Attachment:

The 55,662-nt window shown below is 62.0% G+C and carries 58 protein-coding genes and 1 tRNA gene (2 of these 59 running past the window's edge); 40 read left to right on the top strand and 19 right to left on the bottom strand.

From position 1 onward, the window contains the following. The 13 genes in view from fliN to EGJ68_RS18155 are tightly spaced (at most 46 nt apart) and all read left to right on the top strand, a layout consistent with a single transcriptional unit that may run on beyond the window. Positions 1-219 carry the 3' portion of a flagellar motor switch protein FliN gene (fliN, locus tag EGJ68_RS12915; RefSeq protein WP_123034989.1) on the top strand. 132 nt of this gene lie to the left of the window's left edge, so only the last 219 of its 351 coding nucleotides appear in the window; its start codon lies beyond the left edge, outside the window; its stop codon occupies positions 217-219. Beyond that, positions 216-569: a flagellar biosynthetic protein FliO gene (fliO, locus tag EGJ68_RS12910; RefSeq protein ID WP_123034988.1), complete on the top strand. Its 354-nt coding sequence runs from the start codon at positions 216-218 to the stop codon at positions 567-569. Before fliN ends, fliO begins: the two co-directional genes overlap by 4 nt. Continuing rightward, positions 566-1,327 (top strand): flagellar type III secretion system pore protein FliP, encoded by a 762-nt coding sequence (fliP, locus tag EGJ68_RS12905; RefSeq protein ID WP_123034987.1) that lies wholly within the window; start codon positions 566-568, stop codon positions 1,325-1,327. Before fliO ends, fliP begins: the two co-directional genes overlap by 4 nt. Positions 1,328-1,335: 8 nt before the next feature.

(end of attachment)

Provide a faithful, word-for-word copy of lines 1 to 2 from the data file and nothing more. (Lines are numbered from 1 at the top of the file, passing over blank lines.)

The 55,662-nt window shown below is 62.0% G+C and carries 58 protein-coding genes and 1 tRNA gene (2 of these 59 running past the window's edge); 40 read left to right on the top strand and 19 right to left on the bottom strand.

From position 1 onward, the window contains the following. The 13 genes in view from fliN to EGJ68_RS18155 are tightly spaced (at most 46 nt apart) and all read left to right on the top strand, a layout consistent with a single transcriptional unit that may run on beyond the window. Positions 1-219 carry the 3' portion of a flagellar motor switch protein FliN gene (fliN, locus tag EGJ68_RS12915; RefSeq protein WP_123034989.1) on the top strand. 132 nt of this gene lie to the left of the window's left edge, so only the last 219 of its 351 coding nucleotides appear in the window; its start codon lies beyond the left edge, outside the window; its stop codon occupies positions 217-219. Beyond that, positions 216-569: a flagellar biosynthetic protein FliO gene (fliO, locus tag EGJ68_RS12910; RefSeq protein ID WP_123034988.1), complete on the top strand. Its 354-nt coding sequence runs from the start codon at positions 216-218 to the stop codon at positions 567-569. Before fliN ends, fliO begins: the two co-directional genes overlap by 4 nt. Continuing rightward, positions 566-1,327 (top strand): flagellar type III secretion system pore protein FliP, encoded by a 762-nt coding sequence (fliP, locus tag EGJ68_RS12905; RefSeq protein ID WP_123034987.1) that lies wholly within the window; start codon positions 566-568, stop codon positions 1,325-1,327. Before fliO ends, fliP begins: the two co-directional genes overlap by 4 nt. Positions 1,328-1,335: 8 nt before the next feature.